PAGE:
Fakaofo is the atoll closest to Samoa. Some 400 people live on tiny 4.5-hectare Fale Island, which is well shaded by breadfruit trees. The two-story administration building on Fale housing the transportation office, police station, post office, and village store was completed in 1989.
To relieve the overcrowding, a second village was established in 1960 on the larger island of Fanuafala, about three km northwest. At low tide you can walk across the reef between the two.
The school, hospital, and the TeleTOK (telephone company) headquarters are now on Fanuafala, which has a pleasant beach and good swimming on the lagoon side.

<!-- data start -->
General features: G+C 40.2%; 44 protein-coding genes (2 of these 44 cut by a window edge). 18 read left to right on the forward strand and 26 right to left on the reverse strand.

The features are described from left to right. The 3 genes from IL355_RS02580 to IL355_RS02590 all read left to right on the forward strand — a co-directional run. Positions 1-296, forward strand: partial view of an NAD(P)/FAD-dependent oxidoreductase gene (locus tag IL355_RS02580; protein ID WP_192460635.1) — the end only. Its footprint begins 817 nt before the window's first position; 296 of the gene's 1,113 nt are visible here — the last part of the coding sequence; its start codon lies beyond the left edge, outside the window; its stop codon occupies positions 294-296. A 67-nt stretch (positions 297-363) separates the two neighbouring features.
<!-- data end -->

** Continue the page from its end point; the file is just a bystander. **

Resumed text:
An ancient coral slab erected to the Tui Tokelau stands in the Fakafotu Falefono (meetinghouse) at Fale. This stone may once have exercised supernatural power. On the lagoonside beach opposite is the hakava (family meeting place) where visitors are sometimes accommodated in an upstairs room.
The freighter Ai Sokula can be seen on the reef at Ahaga Loa, where it was wrecked in 1987. Guano, a fertilizer formed from bird droppings, is collected on Palea, a tiny motu on the east side of the atoll, for use in nearby taro pits.
Over a thousand pigs swim and forage for shellfish in reef pools near the settlements on Fakaofo (the only swimming pigs in the Pacific). Their pens and enclosures must be on the reef itself, since every bit of land on Fale is used for human housing.